Frederic Lansing Day
was an American playwright
b. 1886 in Boston, Massachusetts
d. 1982 in New Hampshire
. Frederic Day (also known as "Fritz") the son of H.B. Day the founder of the Day Trust Company was a Socialist
. He graduated from Yale
in 1908 and married Katharine Munroe (b. 1891 d. 1956) whom he later divorced. They had a home built in Cambridge, Massachusetts
in 1920. He later remarried. Frederic Day worked briefly as a journalist and as an employee in his father's bank, but did poorly in both jobs and did not need full time employment to support his family. Day considered himself to be a failure having little success in regular employment and publishing a relatively small body of works, only one of which brought him any fame having been performed at a number of theaters. He is best known for two plays, The Makers of Light: A Play in Three Parts
(1925) originally produced by The 47 Workshop of Harvard
and published by Brentano's
and The Slump
(1920), also produced by The 47 Workshop.
Makers of Light
Makers of Light
is a drama copyrighted by Day in 1920 and published in 1925. It was first shown at the Agassiz House Theater in Cambridge Nov. 25, 1921. The cast consisted of F.C. Packard, Jr., Angela Morris, Edith Coburn Noyes, Dorothy Sands, Oviatt McConnell, Henry Carlton, James Daly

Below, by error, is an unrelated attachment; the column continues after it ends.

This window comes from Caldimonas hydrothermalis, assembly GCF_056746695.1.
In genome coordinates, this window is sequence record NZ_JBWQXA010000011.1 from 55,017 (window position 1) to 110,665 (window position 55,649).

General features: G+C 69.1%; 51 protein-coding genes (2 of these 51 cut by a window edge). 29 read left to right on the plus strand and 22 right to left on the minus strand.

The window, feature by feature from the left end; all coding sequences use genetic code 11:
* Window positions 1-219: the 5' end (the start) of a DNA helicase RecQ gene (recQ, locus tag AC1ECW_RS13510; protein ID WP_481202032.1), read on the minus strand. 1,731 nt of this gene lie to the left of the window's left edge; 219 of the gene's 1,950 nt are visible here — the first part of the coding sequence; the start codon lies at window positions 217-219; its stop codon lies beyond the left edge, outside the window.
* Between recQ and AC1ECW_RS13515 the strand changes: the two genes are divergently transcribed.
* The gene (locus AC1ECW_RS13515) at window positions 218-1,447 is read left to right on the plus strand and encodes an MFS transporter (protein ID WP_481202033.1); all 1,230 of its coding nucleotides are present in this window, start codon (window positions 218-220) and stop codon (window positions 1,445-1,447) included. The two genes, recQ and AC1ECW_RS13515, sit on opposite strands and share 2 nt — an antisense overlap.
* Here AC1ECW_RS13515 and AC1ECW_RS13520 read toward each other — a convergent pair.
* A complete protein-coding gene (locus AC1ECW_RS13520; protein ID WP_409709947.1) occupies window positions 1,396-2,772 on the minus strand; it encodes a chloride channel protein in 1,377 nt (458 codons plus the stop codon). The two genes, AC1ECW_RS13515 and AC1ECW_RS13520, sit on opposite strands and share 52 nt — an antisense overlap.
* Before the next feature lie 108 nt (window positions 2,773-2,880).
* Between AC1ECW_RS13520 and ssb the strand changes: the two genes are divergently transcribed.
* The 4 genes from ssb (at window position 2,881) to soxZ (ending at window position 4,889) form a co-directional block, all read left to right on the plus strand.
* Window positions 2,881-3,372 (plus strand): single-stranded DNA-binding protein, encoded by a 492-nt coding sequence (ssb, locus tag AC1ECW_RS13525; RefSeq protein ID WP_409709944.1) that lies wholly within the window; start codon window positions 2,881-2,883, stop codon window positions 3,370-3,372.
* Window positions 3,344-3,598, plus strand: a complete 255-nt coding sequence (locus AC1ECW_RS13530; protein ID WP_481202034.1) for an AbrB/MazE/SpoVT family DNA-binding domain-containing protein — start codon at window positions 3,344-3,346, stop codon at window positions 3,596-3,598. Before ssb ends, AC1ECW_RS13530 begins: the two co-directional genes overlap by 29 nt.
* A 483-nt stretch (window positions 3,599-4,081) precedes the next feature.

, F.L. Strong, Norman Clark, E.P. Goodnow and Robert Bushnell. It opened at the Neighborhood Playhouse
of New York
, the Little Theater of Cleveland and the Play House of Cleveland.
"Makers of Light, when originally produced by the 47 Workshop made so deep an impression that later it was played at the Neighborhood Playhouse, New York City. Here it was again praised for its sincerity, subtle characterization of the chief figures and its power. Given at the Little Theater, Clevland, in the winter of 1924, it was revived the following autumn." -Professor George P. Barker
The dedication to the Makers of Light reads, "To my father; For his affection in spite of disapproval, his loyalty in spite of disbelief."